• Introduction    
  • Tools and Supplies    
  • Sewing Notes    
  • Safety Notes    
  • Material Selection    
  • Getting the Pattern    
  • From Duct Tape 
    to Cardboard
  • Pattern Adjustments   
  • Cutting out the Pieces   
  • Preparing the Sole   
  • Starting Construction   
  • Assembling The Back   
  • Applying The Lacing Blocks   
  • Making Buttons   
  • Attaching the back to 
    the front
  • Cementing the Upper 
    to the Sole
  • Sewing the Upper 
    to the Sole
  • Attaching the Rubber Sole   
  • Sewing on the Buttons   
  • Lacing Up   
  • Glossary 
  • Design Home   
  • Make 'em from just about anything...

    Making Buttons

    Have you made your buttons, yet?

    When I make buttons, I do them in quantities of more than I need, because I use several jigs and many power tools so it's easier to do a bunch at once. That way, I can swiftly return my shop to it's intended purpose of sheltering my car.

    As if I ever bother.

    You can make buttons from just about any hard substance: wood, metal, bone, antler, old coins. A friend of mine actually took silicon caulk molds of half-a-dozen existing antler buttons and, using 2-part epoxy putty, makes buttons in vast quantities. This page is written assuming moose antler: it's flat, realtively easy to handle, and has a front and back that lets you get two buttons out of each cut. Hopefully, you have lots of power tools.

    ! Please Note: Many states have restrictions about the acquisition and transportation of any animal product, like antler or bone. Call your state's Department of Conservation and find out what the local laws are before you go after materials like this.

    Let's start with how big the buttons should be...I like 1" buttons. It's a good size, the lacings fit under without slipping or struggle to stay, and the proportions look right. You, of course, may do whatever size makes your smoke curl, but test it first.

    There is one tool that you must have to make buttons. Welllll, you don't have to have it, but, damn, I wouldn't make buttons without it. The buttons I make are circular, and believe me I have no desire to try to cut a perfect cirle on my band saw. It's far easier to use a hole saw.

    For those of you who don't know, a hole saw is a tube shaped blade that mounts on your drill, and it's typically used to cut holes in doors for doorknob assemblies.

    "But, wait," you say, "what about the pilot bit in the middle? Doesn't it put a hole in the middle of your button?" And I reply, "It would if we left the pilot bit in..." You see, we're not going to use the thing as is...we're going to make some alterations.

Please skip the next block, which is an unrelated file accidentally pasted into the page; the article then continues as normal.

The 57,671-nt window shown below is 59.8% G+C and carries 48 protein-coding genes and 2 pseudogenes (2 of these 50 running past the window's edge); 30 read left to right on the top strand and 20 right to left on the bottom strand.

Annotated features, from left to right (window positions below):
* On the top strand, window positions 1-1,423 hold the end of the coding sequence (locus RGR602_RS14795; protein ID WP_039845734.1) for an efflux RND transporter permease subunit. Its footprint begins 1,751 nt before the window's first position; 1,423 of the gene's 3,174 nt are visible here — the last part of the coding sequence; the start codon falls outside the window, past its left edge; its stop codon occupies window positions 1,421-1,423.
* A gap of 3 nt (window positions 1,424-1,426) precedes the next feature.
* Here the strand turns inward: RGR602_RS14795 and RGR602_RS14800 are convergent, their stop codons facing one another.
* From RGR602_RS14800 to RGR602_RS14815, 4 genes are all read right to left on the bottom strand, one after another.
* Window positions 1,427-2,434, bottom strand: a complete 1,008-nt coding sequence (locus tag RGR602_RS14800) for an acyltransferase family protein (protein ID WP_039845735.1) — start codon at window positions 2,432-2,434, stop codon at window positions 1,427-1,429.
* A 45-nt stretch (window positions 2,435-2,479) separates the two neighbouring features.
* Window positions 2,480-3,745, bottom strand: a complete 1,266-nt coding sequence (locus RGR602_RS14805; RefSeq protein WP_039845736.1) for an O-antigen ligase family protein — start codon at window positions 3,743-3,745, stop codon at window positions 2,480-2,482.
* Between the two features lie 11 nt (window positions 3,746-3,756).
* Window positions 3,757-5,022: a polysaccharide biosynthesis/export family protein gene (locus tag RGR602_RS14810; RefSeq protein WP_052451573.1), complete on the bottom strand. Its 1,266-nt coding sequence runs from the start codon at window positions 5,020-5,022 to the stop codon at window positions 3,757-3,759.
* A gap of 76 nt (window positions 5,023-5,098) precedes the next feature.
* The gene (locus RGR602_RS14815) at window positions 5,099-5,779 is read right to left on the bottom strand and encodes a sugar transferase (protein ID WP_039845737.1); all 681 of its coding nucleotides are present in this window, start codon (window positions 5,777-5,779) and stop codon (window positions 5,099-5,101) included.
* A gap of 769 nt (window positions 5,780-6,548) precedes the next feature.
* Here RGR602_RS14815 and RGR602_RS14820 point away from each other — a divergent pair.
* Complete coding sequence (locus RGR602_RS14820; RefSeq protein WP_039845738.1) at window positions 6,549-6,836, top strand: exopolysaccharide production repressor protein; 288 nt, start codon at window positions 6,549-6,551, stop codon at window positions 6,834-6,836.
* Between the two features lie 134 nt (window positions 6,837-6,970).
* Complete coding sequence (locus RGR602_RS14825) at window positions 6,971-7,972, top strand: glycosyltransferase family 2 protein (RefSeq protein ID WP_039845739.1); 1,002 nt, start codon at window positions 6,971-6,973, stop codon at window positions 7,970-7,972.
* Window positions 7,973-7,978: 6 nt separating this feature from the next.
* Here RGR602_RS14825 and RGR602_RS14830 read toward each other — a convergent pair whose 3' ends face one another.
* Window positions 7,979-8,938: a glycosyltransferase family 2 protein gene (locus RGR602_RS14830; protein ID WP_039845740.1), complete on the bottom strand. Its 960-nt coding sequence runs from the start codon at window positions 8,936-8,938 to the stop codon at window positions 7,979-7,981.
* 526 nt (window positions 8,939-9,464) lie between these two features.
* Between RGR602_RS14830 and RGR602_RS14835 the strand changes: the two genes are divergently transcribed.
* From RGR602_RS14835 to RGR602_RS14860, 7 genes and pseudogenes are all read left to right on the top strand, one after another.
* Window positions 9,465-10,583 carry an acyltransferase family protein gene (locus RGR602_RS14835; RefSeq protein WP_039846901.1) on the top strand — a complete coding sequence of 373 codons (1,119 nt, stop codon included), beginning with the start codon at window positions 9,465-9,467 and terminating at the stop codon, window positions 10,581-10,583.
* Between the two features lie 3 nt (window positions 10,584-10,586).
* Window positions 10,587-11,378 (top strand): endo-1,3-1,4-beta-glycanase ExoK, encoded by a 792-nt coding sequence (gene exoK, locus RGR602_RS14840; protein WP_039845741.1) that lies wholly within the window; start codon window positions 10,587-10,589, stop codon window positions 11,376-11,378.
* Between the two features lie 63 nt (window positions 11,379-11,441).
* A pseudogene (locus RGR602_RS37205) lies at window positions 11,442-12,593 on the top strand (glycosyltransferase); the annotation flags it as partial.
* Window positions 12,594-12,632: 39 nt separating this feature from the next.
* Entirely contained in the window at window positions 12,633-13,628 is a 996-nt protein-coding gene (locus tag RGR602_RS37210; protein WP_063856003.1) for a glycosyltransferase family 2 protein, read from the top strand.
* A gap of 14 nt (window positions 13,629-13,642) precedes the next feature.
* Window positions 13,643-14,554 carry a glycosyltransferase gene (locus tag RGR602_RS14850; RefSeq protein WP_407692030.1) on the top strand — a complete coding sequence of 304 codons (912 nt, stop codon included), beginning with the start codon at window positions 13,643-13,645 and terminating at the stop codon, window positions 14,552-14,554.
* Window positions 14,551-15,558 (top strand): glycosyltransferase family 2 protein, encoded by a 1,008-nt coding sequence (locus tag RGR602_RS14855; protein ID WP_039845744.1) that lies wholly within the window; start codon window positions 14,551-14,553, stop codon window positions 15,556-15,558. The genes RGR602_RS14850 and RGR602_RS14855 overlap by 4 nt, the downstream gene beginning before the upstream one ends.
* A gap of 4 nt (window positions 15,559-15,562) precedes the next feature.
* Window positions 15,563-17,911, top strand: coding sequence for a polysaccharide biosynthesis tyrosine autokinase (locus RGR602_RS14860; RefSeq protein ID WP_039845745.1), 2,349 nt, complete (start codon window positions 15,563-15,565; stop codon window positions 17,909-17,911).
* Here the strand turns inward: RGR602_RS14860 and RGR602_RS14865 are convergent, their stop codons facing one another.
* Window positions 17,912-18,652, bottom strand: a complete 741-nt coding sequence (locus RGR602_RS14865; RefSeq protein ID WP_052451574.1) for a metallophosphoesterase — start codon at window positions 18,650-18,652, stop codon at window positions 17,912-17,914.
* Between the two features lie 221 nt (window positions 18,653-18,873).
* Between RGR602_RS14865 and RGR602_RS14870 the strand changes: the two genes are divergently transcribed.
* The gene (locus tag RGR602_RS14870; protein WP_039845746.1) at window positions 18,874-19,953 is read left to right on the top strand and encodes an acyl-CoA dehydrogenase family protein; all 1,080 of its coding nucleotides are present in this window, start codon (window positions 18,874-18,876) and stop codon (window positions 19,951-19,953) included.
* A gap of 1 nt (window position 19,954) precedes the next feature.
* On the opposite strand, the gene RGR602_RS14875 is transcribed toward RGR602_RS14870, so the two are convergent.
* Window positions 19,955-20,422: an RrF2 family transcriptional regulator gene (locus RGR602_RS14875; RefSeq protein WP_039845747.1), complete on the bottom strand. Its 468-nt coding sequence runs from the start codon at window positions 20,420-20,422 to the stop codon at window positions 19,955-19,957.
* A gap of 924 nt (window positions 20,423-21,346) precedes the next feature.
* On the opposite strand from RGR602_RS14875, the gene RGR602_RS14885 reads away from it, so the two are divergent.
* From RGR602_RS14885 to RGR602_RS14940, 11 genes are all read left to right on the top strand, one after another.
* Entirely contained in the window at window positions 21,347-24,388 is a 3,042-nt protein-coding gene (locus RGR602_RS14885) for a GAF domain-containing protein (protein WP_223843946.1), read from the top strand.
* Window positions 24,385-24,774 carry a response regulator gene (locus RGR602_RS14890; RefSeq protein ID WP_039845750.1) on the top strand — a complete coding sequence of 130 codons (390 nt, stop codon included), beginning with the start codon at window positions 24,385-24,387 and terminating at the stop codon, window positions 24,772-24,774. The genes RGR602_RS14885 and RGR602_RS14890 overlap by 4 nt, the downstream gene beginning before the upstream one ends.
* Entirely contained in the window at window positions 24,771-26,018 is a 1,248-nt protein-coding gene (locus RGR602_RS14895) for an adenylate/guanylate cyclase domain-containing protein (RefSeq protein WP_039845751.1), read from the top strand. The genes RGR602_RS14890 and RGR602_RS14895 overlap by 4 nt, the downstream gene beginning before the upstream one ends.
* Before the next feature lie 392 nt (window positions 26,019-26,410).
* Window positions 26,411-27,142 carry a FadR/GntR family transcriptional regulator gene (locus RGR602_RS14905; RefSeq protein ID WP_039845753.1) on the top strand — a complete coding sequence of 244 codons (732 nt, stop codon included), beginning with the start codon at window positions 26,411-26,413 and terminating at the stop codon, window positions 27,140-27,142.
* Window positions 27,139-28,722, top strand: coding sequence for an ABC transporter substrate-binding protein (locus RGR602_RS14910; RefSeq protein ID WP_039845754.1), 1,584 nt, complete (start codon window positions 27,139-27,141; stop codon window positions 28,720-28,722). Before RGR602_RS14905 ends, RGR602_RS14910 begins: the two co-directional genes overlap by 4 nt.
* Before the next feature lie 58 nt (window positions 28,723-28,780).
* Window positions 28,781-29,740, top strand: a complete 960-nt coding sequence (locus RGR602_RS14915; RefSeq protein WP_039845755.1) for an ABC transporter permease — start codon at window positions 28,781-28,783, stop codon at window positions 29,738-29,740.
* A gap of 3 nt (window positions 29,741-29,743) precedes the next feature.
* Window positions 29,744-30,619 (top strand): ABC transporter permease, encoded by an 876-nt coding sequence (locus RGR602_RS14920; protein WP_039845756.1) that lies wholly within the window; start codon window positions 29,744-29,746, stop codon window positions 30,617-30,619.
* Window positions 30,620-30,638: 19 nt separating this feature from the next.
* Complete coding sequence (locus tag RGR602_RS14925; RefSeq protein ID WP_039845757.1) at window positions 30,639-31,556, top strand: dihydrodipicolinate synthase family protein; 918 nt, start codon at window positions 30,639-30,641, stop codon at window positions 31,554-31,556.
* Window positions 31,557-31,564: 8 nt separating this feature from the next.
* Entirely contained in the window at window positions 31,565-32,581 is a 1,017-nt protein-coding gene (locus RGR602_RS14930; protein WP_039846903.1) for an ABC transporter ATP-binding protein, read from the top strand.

Look for a hole saw where the hole cutting portion is interchangeable with other sizes. Once you take the whole thing apart, you can replace the pilot bit with a section of threaded rod. On one end, flatten the rod for the set screw, on the other, flatten it on three sides for the drill chuck. Mount that in your drill (-press, hopefully) and you can cut perfect circles without putting a hole through the middle of your button.

    As nice as it is, though, it's not going to cut perfectly smooth circles (especially after cutting about ten buttons), so you'll have to sand the edges of the buttons. Using a power sander will make the job much easier (I use a drum sander mounted in my drill press). Use medium grit, and hit the edges lightly.

    Click to see the full image...

    You can polish your buttons, or not. I like to, but it's an extra step. Use a buffing wheel mounted either on a stationary motor (ideal) or your drill press and white polishing compound.

    Drilling the holes to attach the buttons is a little more work, and hopefully you'll have a jig to make the going easier. The first one I made was made from some 1-by-x scrap, with plexiglass for the hole guides, but the holes in the plastic got progressively bigger after being in contact with the drill bit so often. I've since made one with a 14 ga. aluminum top that has lasted quite a bit longer.
    Click to see the full image...
    Click on the image to see it full size (27k)
    Click to see the full image... Drilling the holes is a two step process. The first holes that you drill should be just big enough for the thread, about 1/8", if that. The second step is to bevel the edges of the holes. I use a 1/4" bit and press it into the button just enough to smooth the edges of the hole.

    On to the next page: Attaching the back to the front



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